Friday, April 22, 2016

Brevity is Best with Donors

For years, I've been receiving wordy emails and long page filled letters from nonprofits. Every time I receive one, I wonder aloud, who reads this stuff? Well, turns out it's not your donors. Thanks to a great new study from Abila on donor loyalty, we now know that donors want us to stop overwhelming them with text. Same thing goes for those lengthy videos we've been sending them. There's a famous quote that says If I had more time it would have been shorter- Then why are we so verbose?

Is it because our missions are so important? Is it because we can't stop talking about ourselves and how fabulous our work is? Or is it because we've always written that way?!

Check out this great chart:

I'm often quoted as saying you have one screen to get to me, yup and that screen is the size of my phone. If it goes beyond that you lose your donors, we now have proof of that. The same is true in video. Check out this infographic:

These stats are from donors of all generations and giving behaviors, this crosses our entire donor spectrum. So why then as a digital donor am I constantly receiving 4 page letters in the mail? Are we blind to what our donors wants and needs are? Or is change too difficult in our organizations?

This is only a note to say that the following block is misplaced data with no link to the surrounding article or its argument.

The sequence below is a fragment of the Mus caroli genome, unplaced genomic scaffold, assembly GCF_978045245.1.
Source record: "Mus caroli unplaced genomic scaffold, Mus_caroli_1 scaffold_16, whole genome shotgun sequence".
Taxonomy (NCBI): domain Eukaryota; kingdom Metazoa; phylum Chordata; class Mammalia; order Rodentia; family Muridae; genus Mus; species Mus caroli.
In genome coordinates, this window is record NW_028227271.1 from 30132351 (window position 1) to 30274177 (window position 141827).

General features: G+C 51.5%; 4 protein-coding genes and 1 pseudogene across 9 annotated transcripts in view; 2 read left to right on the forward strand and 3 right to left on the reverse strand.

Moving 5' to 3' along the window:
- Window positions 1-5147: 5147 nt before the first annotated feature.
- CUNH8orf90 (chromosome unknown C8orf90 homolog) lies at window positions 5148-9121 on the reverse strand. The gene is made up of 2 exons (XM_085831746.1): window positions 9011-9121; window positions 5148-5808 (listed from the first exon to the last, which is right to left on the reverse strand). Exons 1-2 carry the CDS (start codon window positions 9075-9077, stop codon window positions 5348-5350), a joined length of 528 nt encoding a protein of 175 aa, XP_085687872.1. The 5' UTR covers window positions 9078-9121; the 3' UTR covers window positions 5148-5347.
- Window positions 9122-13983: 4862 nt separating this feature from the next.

Your personality with your donors needs to change. You need to avoid the danger zones of communications. Here's what donors said drives them away from your organization.


Can you say, "the area of greatest need"? I don't know anything more vague and boring than some annual fund appeals. I often advise my clients to stay away from terms like these and discretionary funding. They're so vague and dull. What about changing lives or inspiring others? All of that is whitewashed in our jargon filled text that is uninspiring and we have to get to the 17th paragraph in the case for support to figure out why we should give or continue to support?